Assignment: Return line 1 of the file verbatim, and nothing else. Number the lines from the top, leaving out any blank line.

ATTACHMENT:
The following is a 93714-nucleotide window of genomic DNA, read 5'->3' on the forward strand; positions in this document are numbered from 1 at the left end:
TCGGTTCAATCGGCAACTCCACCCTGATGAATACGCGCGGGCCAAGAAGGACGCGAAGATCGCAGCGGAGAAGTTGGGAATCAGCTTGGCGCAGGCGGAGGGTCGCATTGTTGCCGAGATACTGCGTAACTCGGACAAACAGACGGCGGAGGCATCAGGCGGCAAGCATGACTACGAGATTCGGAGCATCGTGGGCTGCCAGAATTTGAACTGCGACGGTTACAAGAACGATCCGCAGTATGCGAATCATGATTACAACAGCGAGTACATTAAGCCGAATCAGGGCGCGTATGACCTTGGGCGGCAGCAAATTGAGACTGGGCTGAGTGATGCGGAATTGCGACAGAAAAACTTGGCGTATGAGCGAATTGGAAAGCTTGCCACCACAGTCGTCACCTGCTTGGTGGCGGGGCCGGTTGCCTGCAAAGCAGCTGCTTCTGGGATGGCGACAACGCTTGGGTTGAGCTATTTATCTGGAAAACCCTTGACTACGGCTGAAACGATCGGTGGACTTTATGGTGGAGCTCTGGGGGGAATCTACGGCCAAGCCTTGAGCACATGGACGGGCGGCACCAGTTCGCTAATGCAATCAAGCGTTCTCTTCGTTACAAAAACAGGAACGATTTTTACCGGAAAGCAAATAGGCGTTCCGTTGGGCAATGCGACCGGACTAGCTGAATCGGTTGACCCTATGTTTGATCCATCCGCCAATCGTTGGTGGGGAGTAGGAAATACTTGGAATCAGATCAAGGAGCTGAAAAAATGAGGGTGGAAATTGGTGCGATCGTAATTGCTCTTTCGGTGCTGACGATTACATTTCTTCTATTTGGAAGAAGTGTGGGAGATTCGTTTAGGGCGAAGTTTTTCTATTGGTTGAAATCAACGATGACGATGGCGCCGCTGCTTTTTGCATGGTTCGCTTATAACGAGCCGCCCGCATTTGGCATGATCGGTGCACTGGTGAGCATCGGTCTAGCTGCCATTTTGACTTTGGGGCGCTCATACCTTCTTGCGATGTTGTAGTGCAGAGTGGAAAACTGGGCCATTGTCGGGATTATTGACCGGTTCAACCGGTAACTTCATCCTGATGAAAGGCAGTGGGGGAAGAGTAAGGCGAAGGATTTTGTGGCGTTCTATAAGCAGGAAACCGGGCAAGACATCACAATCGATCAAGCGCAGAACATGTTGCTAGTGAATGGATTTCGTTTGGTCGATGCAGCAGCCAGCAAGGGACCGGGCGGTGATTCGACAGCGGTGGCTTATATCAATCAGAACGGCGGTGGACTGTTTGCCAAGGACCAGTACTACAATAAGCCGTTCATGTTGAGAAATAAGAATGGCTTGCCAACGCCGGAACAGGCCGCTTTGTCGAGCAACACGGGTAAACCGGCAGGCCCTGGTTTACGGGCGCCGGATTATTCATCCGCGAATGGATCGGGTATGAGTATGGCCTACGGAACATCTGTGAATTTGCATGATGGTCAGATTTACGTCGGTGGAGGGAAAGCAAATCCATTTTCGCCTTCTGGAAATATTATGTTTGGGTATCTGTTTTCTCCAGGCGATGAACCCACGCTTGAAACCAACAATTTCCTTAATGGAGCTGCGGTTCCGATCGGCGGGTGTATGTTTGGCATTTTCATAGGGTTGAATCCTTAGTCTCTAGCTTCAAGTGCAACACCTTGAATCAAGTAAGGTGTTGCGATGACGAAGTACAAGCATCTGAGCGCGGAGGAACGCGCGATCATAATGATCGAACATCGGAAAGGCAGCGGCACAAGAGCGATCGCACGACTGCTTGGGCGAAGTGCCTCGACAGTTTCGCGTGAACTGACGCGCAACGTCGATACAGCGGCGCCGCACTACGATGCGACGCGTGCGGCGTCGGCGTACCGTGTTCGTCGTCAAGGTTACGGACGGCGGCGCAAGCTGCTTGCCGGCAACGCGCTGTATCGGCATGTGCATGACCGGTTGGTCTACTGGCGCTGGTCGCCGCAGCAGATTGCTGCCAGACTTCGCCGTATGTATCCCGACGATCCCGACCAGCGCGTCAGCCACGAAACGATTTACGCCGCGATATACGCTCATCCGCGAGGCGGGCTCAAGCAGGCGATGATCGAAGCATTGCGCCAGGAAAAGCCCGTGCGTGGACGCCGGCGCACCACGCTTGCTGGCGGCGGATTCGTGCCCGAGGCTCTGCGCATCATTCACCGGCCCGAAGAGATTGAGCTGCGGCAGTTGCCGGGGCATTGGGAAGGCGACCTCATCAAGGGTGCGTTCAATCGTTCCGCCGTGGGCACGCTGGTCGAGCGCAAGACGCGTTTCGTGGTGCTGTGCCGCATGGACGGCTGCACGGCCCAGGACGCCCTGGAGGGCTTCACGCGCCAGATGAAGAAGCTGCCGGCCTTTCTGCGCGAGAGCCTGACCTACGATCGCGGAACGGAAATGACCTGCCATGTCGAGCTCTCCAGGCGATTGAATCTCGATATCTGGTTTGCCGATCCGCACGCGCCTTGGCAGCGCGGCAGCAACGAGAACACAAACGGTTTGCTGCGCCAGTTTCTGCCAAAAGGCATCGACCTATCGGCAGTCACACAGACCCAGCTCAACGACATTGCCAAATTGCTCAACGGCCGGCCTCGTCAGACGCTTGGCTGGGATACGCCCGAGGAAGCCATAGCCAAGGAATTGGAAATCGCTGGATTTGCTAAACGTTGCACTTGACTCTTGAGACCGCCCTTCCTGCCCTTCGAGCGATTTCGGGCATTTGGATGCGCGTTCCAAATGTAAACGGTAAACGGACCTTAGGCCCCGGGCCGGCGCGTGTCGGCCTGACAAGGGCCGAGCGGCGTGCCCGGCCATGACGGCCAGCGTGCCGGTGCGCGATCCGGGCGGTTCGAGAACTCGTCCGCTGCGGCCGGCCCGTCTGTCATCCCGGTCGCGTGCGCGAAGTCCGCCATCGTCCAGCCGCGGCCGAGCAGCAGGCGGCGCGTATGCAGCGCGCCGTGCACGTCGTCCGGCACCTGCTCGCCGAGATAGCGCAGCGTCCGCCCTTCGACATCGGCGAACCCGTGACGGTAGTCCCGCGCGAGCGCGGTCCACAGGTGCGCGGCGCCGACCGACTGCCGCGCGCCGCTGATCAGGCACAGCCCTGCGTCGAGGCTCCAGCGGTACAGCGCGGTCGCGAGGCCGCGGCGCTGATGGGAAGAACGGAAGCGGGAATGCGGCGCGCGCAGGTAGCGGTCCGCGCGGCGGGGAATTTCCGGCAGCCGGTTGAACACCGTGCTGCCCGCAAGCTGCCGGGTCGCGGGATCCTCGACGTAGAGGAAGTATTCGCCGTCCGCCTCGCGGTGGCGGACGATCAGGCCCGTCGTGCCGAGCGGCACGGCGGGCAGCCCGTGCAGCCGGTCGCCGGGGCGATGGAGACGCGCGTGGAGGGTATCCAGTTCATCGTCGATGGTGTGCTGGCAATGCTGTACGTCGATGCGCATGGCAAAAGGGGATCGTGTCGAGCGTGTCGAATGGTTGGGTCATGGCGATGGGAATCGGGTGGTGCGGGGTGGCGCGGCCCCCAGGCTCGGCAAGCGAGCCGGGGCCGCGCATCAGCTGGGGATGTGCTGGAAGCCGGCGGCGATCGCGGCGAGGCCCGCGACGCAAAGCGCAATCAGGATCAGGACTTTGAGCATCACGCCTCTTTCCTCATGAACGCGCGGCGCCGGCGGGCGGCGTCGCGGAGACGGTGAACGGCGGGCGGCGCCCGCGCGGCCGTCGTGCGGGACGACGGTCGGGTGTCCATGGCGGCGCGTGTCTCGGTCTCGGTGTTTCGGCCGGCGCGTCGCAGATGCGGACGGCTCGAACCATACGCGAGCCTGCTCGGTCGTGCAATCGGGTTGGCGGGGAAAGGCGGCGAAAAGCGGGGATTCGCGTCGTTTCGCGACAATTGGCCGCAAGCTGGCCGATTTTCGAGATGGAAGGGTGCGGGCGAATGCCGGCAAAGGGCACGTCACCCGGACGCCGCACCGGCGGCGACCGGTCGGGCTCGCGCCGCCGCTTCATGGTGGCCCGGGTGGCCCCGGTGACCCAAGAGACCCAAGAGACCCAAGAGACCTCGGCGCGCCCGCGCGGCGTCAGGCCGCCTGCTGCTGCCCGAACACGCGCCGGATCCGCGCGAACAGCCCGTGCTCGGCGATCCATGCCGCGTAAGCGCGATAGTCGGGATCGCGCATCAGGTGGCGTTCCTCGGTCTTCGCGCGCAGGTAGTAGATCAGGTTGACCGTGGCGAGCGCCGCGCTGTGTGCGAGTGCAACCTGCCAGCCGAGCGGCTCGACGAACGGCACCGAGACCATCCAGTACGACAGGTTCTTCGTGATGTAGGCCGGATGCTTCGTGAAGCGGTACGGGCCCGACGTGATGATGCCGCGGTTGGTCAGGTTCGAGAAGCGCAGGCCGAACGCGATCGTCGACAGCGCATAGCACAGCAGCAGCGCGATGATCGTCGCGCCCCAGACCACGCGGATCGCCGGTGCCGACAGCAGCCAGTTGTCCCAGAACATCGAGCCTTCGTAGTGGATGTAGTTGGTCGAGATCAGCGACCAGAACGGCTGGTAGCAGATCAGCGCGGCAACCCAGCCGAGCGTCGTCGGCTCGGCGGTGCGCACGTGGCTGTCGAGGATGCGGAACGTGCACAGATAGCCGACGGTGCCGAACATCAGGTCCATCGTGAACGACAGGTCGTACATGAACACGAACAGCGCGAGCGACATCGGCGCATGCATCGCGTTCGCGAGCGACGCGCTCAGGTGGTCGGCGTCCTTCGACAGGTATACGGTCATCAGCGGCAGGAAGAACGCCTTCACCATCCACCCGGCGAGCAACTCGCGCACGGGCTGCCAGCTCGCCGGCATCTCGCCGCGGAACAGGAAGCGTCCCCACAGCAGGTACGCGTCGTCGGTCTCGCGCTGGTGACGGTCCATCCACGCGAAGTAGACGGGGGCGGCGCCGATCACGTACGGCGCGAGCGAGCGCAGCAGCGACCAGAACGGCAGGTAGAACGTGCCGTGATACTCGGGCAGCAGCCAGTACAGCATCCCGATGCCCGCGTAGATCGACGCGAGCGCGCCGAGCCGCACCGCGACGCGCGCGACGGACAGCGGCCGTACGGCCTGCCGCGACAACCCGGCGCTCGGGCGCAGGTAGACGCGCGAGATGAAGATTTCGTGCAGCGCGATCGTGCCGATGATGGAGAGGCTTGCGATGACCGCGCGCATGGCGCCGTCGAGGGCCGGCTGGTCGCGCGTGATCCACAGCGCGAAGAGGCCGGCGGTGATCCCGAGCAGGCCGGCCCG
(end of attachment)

The following is a 93714-nucleotide window of genomic DNA, read 5'->3' on the forward strand; positions in this document are numbered from 1 at the left end: